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As you can see, the bases are also different. The gap between 8 mm heatpipes in the base of Titan Fenrir cooler measures 1.85 mm, while the 6 mm heatpipes of the Kingwin solution are spaced out at only 1.1 mm from one another. There is an aluminum plate covering the top of the heatpipes in the base that also serves as mounting support:

 

The finish quality on both bases is very similar and in fact quite common for cooling solutions using heatpipe direct touch. The base surface in both cases is perfectly even:

 

 

The thermal compound imprint left by the processor heat-spreader on the base of Titan Fenrir cooler came out quite satisfactory. Unfortunately, we can’t say the same about the imprint on the base of Kingwin XT-1264: it didn’t come out as even as it could have been because of relatively low contact pressure, even though it did cover all the heatpipes in the base:

 

Both heatsinks are equipped with 120x120x25 mm fans:

 

Titan Fenrir catches your eye with shimmering silverfish fan blades and glossy frame. The Kingwin’s fan looks very simple against the background of the shining competitor, although its sharp blades widened towards the edges and smaller rotor (41 mm in diameter against 44 mm by Fenrir) make Kingwin’s fan more powerful and advanced:

 

 

The rotation speed of both fans can be adjusted using pulse-width modulation (PWM) method. As for the declared technical specifications, Titan Fenrir fan supports Titan Fenrir 800-2200 RPM speed range (33.2-78.41 CFM, 17.2-39.0 dBA), and Kingwin XT-1264 fan should work in the 700-2300 RPM interval (82.0-101.2 CFM, 34.5-38.0 dBA). As you can see, both fans support very similar rotation speeds, while the airflow and noise level data seem to be spinned out of thin air (especially Kingwin XT-1264’s numbers).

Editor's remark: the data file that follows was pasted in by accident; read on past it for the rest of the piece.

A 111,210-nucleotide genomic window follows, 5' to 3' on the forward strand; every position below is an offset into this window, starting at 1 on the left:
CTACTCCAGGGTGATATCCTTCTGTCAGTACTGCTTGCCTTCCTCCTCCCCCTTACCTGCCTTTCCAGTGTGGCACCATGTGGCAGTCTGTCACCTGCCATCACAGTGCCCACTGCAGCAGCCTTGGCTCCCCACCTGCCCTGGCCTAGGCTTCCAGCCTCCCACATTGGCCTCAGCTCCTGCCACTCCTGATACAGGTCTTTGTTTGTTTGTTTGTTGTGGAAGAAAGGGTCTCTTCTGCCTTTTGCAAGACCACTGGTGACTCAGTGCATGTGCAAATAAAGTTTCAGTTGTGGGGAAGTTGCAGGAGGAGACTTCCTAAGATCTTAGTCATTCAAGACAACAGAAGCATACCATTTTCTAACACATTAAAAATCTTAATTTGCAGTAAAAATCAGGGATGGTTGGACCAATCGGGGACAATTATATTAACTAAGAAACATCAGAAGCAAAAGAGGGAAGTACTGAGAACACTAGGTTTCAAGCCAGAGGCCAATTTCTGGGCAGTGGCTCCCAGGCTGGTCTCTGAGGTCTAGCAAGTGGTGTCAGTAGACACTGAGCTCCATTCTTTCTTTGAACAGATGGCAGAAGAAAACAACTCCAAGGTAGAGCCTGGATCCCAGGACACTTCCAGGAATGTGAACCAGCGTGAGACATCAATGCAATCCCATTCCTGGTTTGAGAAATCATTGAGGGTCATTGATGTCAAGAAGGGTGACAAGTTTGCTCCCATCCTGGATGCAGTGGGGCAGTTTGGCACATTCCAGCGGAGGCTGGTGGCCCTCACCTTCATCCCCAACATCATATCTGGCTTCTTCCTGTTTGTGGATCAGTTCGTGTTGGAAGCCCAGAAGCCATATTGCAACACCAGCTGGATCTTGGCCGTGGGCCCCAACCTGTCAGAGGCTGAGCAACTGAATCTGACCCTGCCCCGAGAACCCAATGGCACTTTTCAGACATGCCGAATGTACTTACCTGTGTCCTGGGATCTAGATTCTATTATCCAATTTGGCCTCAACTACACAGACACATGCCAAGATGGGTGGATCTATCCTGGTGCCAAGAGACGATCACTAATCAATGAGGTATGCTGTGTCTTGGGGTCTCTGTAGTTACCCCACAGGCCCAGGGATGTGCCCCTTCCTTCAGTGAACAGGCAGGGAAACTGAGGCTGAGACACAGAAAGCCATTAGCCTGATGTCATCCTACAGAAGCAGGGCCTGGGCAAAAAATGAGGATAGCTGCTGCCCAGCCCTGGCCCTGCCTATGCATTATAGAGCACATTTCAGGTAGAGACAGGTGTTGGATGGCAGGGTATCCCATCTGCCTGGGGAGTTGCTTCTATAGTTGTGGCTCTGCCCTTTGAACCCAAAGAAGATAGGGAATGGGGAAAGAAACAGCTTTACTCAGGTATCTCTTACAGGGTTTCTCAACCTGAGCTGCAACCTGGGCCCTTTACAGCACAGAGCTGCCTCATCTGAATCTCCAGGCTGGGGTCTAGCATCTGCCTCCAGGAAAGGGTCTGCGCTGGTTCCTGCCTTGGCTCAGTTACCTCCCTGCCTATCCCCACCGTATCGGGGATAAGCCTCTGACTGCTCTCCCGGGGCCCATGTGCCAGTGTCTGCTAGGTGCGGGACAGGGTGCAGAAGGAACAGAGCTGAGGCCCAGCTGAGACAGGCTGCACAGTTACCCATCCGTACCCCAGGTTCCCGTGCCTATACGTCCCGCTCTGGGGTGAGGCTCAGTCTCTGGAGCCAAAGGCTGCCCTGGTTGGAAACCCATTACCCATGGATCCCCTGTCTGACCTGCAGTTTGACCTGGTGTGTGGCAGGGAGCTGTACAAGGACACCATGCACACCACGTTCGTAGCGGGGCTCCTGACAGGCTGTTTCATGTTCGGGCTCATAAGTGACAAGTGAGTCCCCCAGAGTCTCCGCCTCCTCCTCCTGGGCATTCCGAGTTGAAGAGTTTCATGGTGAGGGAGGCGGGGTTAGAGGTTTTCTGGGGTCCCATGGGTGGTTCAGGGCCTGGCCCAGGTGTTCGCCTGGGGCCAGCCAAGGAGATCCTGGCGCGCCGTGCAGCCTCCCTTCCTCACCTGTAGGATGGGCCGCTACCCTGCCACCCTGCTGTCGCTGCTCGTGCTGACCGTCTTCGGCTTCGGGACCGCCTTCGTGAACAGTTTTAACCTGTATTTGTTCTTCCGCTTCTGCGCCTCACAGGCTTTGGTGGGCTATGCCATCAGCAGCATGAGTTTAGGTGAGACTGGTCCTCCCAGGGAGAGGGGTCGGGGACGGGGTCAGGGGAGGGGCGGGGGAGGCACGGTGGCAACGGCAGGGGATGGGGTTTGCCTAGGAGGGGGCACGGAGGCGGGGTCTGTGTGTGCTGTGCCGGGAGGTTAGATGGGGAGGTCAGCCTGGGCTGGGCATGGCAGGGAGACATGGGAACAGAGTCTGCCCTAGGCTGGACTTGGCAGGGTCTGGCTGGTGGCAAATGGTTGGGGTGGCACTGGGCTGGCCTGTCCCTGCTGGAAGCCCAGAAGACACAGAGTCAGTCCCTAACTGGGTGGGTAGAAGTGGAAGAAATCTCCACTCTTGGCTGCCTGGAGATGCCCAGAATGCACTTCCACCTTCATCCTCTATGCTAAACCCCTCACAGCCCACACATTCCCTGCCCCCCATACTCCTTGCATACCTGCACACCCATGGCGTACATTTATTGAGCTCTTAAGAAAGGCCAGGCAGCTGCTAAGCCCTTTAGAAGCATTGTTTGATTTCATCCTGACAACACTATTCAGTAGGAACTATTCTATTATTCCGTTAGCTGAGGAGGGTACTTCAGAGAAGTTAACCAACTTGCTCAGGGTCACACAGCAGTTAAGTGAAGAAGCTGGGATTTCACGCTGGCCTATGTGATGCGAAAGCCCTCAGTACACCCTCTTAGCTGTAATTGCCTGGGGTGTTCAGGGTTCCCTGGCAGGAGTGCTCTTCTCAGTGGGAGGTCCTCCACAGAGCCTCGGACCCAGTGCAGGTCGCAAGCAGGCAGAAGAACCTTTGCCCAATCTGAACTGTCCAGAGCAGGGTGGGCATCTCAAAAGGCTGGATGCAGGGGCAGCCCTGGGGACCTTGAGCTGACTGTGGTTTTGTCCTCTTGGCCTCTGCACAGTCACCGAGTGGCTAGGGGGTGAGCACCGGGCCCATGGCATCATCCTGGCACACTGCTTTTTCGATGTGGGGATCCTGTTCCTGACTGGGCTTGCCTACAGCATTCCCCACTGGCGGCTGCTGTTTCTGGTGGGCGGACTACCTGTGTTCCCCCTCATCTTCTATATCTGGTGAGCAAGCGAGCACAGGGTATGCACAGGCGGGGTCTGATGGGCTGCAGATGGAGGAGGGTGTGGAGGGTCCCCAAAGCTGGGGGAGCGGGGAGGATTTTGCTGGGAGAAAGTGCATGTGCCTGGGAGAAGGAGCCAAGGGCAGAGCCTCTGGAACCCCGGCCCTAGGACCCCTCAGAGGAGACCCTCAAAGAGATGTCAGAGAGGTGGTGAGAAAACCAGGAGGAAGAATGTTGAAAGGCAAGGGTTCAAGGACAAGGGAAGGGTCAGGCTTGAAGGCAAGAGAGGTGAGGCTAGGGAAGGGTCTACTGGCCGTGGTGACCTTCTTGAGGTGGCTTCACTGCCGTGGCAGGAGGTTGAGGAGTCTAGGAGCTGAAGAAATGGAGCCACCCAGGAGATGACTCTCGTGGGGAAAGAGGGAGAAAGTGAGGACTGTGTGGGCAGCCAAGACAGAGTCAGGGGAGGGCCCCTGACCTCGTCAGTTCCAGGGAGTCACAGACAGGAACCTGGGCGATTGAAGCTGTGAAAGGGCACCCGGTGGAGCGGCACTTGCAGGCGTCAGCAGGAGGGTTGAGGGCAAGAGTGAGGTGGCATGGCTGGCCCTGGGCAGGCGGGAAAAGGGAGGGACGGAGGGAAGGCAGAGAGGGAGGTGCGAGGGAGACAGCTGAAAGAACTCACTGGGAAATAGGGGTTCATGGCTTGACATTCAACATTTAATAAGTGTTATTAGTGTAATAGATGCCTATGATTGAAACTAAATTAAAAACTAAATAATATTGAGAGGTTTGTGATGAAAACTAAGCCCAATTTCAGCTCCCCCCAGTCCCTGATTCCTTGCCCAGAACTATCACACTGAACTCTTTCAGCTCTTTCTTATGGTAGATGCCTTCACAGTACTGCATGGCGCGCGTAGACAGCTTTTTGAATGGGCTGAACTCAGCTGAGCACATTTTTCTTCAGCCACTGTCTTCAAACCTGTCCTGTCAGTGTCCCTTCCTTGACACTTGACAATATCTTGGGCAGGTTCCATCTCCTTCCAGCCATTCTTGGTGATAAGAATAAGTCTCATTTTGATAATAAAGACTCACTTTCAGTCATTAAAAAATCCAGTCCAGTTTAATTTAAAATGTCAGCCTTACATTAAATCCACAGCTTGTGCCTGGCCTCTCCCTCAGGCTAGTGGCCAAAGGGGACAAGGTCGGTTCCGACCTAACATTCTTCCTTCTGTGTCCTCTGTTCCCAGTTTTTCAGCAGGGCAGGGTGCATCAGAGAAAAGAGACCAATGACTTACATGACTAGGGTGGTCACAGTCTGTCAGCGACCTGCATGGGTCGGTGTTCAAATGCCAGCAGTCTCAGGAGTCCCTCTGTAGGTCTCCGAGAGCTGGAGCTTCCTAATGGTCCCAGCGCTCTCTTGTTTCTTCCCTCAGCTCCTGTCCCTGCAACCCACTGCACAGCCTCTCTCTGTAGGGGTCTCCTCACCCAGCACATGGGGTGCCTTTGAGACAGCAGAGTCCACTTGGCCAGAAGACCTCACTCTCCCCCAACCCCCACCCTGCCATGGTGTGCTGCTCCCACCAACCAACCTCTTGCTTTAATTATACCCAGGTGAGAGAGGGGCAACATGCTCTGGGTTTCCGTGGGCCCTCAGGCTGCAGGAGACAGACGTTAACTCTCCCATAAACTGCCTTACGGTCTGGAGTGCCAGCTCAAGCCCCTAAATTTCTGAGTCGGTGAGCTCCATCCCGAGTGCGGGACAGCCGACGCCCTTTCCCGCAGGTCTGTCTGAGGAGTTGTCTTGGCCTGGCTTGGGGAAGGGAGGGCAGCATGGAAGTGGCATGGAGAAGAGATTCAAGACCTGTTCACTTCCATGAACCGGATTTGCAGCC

Both fans use “improved” slide bearings with 60,000 hours declared MTBF.

 

The claimed current readings are very similar for both fans that is why we can expect them to consume about the same amount of power during work, but we will have to check it out during our test session.

Both fans are attached to the heatsinks using two wire clips. The only difference is that on Titan Fenrir these clips catch on the inside of the fan frame, while on Kingwin XT-1264 – on the outside of the fan frame:

 

There are no additional clips included with the coolers as well as no mounting space on the cooler heatsink for the second fan.

 
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